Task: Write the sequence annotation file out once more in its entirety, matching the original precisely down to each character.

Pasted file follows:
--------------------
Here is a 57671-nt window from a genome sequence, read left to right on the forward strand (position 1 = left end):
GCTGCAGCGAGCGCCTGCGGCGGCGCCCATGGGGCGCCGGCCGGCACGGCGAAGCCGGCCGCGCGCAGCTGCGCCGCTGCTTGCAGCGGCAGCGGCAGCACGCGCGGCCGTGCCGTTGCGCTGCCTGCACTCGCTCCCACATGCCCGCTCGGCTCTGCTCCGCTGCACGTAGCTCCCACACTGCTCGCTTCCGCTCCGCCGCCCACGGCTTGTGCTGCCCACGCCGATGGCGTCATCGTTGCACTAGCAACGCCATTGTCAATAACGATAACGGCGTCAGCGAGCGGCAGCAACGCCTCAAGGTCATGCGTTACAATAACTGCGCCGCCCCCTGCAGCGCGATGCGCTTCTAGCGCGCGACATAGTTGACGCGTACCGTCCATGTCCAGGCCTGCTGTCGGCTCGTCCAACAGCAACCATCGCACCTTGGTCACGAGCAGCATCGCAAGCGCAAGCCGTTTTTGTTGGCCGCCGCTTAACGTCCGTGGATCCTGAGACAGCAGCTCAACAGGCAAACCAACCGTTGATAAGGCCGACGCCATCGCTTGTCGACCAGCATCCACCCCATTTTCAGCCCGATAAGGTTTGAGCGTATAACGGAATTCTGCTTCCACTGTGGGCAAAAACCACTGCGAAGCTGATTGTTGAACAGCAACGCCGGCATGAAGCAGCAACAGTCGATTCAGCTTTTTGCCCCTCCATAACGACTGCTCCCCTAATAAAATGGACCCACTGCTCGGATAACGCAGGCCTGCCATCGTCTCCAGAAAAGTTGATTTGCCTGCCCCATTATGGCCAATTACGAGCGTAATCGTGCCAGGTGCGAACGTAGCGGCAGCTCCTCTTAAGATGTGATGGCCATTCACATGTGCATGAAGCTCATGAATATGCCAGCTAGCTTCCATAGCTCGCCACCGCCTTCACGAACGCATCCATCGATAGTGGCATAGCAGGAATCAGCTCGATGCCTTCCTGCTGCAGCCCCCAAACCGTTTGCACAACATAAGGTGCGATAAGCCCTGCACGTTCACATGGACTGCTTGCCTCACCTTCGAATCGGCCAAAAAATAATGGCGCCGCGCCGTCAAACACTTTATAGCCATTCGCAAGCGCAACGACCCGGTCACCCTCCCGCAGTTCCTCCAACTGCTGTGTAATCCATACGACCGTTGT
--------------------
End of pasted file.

Here is a 57671-nt window from a genome sequence, read left to right on the forward strand (position 1 = left end):
GCTGCAGCGAGCGCCTGCGGCGGCGCCCATGGGGCGCCGGCCGGCACGGCGAAGCCGGCCGCGCGCAGCTGCGCCGCTGCTTGCAGCGGCAGCGGCAGCACGCGCGGCCGTGCCGTTGCGCTGCCTGCACTCGCTCCCACATGCCCGCTCGGCTCTGCTCCGCTGCACGTAGCTCCCACACTGCTCGCTTCCGCTCCGCCGCCCACGGCTTGTGCTGCCCACGCCGATGGCGTCATCGTTGCACTAGCAACGCCATTGTCAATAACGATAACGGCGTCAGCGAGCGGCAGCAACGCCTCAAGGTCATGCGTTACAATAACTGCGCCGCCCCCTGCAGCGCGATGCGCTTCTAGCGCGCGACATAGTTGACGCGTACCGTCCATGTCCAGGCCTGCTGTCGGCTCGTCCAACAGCAACCATCGCACCTTGGTCACGAGCAGCATCGCAAGCGCAAGCCGTTTTTGTTGGCCGCCGCTTAACGTCCGTGGATCCTGAGACAGCAGCTCAACAGGCAAACCAACCGTTGATAAGGCCGACGCCATCGCTTGTCGACCAGCATCCACCCCATTTTCAGCCCGATAAGGTTTGAGCGTATAACGGAATTCTGCTTCCACTGTGGGCAAAAACCACTGCGAAGCTGATTGTTGAACAGCAACGCCGGCATGAAGCAGCAACAGTCGATTCAGCTTTTTGCCCCTCCATAACGACTGCTCCCCTAATAAAATGGACCCACTGCTCGGATAACGCAGGCCTGCCATCGTCTCCAGAAAAGTTGATTTGCCTGCCCCATTATGGCCAATTACGAGCGTAATCGTGCCAGGTGCGAACGTAGCGGCAGCTCCTCTTAAGATGTGATGGCCATTCACATGTGCATGAAGCTCATGAATATGCCAGCTAGCTTCCATAGCTCGCCACCGCCTTCACGAACGCATCCATCGATAGTGGCATAGCAGGAATCAGCTCGATGCCTTCCTGCTGCAGCCCCCAAACCGTTTGCACAACATAAGGTGCGATAAGCCCTGCACGTTCACATGGACTGCTTGCCTCACCTTCGAATCGGCCAAAAAATAATGGCGCCGCGCCGTCAAACACTTTATAGCCATTCGCAAGCGCAACGACCCGGTCACCCTCCCGCAGTTCCTCCAACTGCTGTGTAATCCATACGACCGTTGT